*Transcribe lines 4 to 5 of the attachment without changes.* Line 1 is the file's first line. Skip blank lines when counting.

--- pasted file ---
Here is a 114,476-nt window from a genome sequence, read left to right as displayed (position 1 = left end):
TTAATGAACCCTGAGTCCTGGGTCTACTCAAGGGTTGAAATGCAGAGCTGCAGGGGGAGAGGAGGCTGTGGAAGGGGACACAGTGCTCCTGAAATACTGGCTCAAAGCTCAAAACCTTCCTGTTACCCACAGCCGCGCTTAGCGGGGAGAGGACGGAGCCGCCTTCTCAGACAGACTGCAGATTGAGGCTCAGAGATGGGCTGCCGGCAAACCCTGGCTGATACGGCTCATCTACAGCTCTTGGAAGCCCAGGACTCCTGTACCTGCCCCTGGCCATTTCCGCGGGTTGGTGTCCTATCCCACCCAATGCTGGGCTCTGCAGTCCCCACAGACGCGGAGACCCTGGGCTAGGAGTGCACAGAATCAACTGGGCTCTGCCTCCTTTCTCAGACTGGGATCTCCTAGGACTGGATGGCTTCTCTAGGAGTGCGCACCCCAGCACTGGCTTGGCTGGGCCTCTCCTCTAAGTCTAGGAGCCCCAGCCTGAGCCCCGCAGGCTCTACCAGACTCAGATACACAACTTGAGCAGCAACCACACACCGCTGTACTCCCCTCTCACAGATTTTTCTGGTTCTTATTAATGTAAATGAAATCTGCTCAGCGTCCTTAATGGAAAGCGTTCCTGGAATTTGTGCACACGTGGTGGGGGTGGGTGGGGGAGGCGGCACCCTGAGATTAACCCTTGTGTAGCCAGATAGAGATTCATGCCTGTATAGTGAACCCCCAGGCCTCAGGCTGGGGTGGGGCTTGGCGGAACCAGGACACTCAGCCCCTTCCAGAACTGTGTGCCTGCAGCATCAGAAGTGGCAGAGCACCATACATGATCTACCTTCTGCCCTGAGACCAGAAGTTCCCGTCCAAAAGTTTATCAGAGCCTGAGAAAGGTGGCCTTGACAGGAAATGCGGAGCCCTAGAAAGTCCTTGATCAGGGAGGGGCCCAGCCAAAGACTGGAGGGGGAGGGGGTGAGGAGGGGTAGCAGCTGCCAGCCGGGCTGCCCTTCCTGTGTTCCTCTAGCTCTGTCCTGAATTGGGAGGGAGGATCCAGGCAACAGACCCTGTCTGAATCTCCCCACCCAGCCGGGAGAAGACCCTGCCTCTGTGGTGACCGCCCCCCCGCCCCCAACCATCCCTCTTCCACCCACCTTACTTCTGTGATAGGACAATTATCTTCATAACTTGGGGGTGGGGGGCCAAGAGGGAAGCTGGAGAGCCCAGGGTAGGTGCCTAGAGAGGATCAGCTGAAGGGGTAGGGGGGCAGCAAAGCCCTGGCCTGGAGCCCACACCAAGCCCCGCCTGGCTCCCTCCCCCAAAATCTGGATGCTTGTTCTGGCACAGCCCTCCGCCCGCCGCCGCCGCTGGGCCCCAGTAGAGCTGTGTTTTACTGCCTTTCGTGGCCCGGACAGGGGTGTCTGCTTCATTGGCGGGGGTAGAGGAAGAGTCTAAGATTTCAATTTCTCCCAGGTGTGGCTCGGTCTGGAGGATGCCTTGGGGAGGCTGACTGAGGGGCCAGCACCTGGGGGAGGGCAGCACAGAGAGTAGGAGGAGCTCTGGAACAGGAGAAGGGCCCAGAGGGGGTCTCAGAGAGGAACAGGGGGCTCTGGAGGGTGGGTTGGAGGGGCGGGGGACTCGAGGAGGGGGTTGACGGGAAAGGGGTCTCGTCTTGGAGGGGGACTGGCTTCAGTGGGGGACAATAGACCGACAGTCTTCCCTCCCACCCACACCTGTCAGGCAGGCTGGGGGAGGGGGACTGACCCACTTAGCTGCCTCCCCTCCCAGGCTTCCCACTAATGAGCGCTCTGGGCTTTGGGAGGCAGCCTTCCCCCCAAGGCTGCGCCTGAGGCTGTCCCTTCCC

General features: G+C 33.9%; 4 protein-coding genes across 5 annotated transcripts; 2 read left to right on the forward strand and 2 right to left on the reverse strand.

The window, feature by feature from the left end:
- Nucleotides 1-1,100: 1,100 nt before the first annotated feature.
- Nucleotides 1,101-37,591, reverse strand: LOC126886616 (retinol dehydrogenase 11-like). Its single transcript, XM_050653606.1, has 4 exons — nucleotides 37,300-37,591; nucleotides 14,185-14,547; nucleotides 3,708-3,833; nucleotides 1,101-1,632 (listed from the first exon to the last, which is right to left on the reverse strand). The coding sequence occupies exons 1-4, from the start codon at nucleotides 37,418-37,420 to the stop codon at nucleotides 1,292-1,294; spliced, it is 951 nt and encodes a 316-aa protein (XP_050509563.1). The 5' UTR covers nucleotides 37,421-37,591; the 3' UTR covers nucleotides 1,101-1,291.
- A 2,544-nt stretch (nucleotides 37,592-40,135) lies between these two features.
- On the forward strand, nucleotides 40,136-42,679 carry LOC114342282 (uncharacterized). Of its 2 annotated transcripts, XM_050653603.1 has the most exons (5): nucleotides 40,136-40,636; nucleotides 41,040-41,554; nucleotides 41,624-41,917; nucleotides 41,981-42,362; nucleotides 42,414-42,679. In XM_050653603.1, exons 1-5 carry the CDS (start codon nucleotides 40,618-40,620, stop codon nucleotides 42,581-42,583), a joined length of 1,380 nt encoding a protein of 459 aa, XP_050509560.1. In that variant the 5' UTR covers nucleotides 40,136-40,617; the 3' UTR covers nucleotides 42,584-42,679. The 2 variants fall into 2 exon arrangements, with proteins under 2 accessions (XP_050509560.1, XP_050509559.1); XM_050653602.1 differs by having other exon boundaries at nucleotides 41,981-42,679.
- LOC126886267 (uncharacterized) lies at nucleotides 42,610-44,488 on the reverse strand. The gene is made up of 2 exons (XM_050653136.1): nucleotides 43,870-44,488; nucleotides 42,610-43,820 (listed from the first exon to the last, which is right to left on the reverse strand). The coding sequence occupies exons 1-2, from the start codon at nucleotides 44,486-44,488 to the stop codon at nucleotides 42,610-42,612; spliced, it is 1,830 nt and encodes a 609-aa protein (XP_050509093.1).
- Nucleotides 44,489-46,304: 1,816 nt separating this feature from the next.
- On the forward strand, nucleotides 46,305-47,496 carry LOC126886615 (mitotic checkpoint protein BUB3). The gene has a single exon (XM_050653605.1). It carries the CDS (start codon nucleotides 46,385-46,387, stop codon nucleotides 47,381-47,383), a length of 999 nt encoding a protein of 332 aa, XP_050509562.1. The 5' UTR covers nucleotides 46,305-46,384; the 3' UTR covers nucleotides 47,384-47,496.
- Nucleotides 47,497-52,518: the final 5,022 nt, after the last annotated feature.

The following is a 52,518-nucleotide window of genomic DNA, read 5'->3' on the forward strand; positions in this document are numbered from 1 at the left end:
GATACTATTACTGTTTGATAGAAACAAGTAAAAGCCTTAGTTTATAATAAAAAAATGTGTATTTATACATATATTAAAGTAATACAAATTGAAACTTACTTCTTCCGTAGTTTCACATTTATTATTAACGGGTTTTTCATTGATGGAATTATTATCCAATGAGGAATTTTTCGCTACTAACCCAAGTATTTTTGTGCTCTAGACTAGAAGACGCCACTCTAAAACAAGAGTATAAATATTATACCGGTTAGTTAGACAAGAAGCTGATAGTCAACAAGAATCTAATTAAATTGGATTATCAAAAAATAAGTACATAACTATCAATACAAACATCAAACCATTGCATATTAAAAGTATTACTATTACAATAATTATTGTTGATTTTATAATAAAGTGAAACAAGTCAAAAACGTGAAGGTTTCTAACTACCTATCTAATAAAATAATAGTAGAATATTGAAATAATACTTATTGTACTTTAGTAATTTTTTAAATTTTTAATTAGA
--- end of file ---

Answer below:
The window, feature by feature from the left end:
- Nucleotides 1-1,100: 1,100 nt before the first annotated feature.